Yes, feminists can still shave their legs

Posted at 1:00 PM Apr 16, 2010

By Andrea Grimes

Get enough feminists together in a room enough times, and at some point, the question of hair removal is bound to come up. I can't tell you guys how many times I've argued about beauty, body issues, the beauty myth and gender roles when it comes to the subject of leg-shaving. I have seen women who otherwise respect and admire each others' feminist beliefs absolutely lose their shit over the idea that a feminist dares to shave.

But we are feminists! All experiences are valuable! Right? We choose our choice!

Well, I choose to shave my legs.

I like the way shaved legs feel. My leg skin is generally resilient and doesn't get all rashy and bumpy. I think lotion is fun. I don't actually spend much time trying to get it right, and therefore don't obsess over every last sprout. And I don't shave above the knees. Can't be bothered. And leg shaving is one of many things I do that helps me present as a femme-identified heterosexual female. I highlight my hair, wear makeup and glitter and love dresses. I feel like leg shaving is a part of the identity it's useful for me to present to the world.

And, because that identity is also feminist, it's important for me to do what I can, within reason, to gain credibility with people who might otherwise write off feminists. Because I don't present as what many feminist-haters perceive "feminist" as being, I can often sneak in feminist ideas into conversations, blog posts and comedy shows and help change minds and perspectives.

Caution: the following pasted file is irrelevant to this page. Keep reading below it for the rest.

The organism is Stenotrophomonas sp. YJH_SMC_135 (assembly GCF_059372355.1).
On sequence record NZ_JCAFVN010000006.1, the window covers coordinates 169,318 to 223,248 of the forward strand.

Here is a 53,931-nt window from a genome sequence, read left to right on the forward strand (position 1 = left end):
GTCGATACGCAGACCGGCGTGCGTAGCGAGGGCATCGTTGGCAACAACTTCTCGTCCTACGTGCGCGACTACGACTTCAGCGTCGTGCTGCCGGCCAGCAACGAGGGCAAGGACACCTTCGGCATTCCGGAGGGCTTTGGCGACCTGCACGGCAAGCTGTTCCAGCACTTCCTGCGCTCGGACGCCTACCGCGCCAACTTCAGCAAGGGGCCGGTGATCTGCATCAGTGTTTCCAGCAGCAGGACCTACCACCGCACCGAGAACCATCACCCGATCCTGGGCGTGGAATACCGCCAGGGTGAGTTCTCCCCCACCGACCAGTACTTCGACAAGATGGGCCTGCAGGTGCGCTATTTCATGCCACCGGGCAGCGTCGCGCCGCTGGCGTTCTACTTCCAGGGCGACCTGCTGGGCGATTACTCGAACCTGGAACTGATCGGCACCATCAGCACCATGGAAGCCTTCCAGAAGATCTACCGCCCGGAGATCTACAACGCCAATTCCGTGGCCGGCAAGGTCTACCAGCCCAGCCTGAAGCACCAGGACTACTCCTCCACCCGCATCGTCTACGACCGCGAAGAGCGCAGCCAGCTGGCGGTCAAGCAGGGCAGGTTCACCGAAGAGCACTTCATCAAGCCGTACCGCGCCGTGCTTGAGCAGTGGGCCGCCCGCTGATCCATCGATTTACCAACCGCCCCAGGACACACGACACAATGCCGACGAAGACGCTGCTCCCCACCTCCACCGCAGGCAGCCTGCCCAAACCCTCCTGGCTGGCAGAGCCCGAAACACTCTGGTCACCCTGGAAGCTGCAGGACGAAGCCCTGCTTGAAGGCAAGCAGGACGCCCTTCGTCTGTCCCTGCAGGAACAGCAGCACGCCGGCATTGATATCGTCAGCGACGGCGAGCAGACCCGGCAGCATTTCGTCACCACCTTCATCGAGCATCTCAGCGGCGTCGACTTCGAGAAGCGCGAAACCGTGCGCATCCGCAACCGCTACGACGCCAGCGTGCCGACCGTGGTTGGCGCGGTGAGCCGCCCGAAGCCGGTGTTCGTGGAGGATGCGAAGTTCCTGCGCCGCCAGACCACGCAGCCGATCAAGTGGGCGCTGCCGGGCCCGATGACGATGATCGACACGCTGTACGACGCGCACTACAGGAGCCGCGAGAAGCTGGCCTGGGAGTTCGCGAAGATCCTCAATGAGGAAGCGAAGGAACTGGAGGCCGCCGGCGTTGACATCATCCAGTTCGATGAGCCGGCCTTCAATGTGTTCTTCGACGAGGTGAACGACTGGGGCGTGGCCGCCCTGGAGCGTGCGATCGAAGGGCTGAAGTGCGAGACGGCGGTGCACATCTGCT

My body hair is also not about attracting men or trying to please them. The follicular condition of my body has never, to my knowledge, particularly helped or hindered my sex life. I've dated men who loved ladybushes, dated men who liked landing strips and everything in-between and have absolutely, positively, never had a man recoil because my legs were stubbly or my armpits untended. Ladies of the world, let me assure you: any man who is grossed out by female body hair is a bad lay and a douchebag besides.

I'm bringing all this up because Tracy Clark-Flory wonders about the recent "trend" in celebs not shaving--namely, Mo'nique and Amanda Palmer. Clark-Flory is a feminist leg shaver, and she writes:

When it comes to the opposite sex's view of my body, I'm generally of the "take it or leave it, buddy" attitude; and I will hardly let the fact that I haven't bothered to shave in a while get in the way of some unexpected fun. But, like most of the women I know, shaving generally remains the one burdensome, nonsensical, politically indefensible beauty ritual to which I cling. It's just one of many contradictions between theory and practice. We all know the personal is political, but sometimes it's a whole lot easier to pretend it isn't.

Here's the deal. I've seen photos of Clark-Flory, and she has a pretty haircut and appears to wear makeup. So it's not the "one burdensome, nonsensical, politically indefensible beauty ritual" to which she clings, it's one of a whole host of ways in which gender is performed and presented in Western culture.